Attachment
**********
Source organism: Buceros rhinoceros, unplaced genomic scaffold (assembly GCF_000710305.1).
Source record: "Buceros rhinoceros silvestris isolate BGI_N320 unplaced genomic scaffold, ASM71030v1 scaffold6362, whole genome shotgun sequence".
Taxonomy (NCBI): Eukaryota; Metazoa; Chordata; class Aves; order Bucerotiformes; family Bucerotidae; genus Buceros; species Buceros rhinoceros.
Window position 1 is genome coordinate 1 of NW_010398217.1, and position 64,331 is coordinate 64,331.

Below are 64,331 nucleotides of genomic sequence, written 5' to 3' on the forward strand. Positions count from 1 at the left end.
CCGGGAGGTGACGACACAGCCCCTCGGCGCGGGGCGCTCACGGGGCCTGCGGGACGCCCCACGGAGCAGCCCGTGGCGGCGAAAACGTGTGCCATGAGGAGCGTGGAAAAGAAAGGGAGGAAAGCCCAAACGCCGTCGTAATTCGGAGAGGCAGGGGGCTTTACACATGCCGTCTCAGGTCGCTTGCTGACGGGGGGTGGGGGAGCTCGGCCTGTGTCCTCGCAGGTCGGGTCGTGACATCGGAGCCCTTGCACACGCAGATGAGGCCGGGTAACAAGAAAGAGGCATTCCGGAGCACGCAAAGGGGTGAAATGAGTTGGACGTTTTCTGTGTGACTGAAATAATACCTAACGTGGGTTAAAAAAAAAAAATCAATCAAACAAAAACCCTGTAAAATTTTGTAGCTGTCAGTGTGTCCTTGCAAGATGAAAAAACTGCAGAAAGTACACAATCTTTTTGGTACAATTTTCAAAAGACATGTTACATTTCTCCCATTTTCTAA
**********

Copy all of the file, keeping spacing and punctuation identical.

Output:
Source organism: Buceros rhinoceros, unplaced genomic scaffold (assembly GCF_000710305.1).
Source record: "Buceros rhinoceros silvestris isolate BGI_N320 unplaced genomic scaffold, ASM71030v1 scaffold6362, whole genome shotgun sequence".
Taxonomy (NCBI): Eukaryota; Metazoa; Chordata; class Aves; order Bucerotiformes; family Bucerotidae; genus Buceros; species Buceros rhinoceros.
Window position 1 is genome coordinate 1 of NW_010398217.1, and position 64,331 is coordinate 64,331.

Below are 64,331 nucleotides of genomic sequence, written 5' to 3' on the forward strand. Positions count from 1 at the left end.
CCGGGAGGTGACGACACAGCCCCTCGGCGCGGGGCGCTCACGGGGCCTGCGGGACGCCCCACGGAGCAGCCCGTGGCGGCGAAAACGTGTGCCATGAGGAGCGTGGAAAAGAAAGGGAGGAAAGCCCAAACGCCGTCGTAATTCGGAGAGGCAGGGGGCTTTACACATGCCGTCTCAGGTCGCTTGCTGACGGGGGGTGGGGGAGCTCGGCCTGTGTCCTCGCAGGTCGGGTCGTGACATCGGAGCCCTTGCACACGCAGATGAGGCCGGGTAACAAGAAAGAGGCATTCCGGAGCACGCAAAGGGGTGAAATGAGTTGGACGTTTTCTGTGTGACTGAAATAATACCTAACGTGGGTTAAAAAAAAAAAATCAATCAAACAAAAACCCTGTAAAATTTTGTAGCTGTCAGTGTGTCCTTGCAAGATGAAAAAACTGCAGAAAGTACACAATCTTTTTGGTACAATTTTCAAAAGACATGTTACATTTCTCCCATTTTCTAA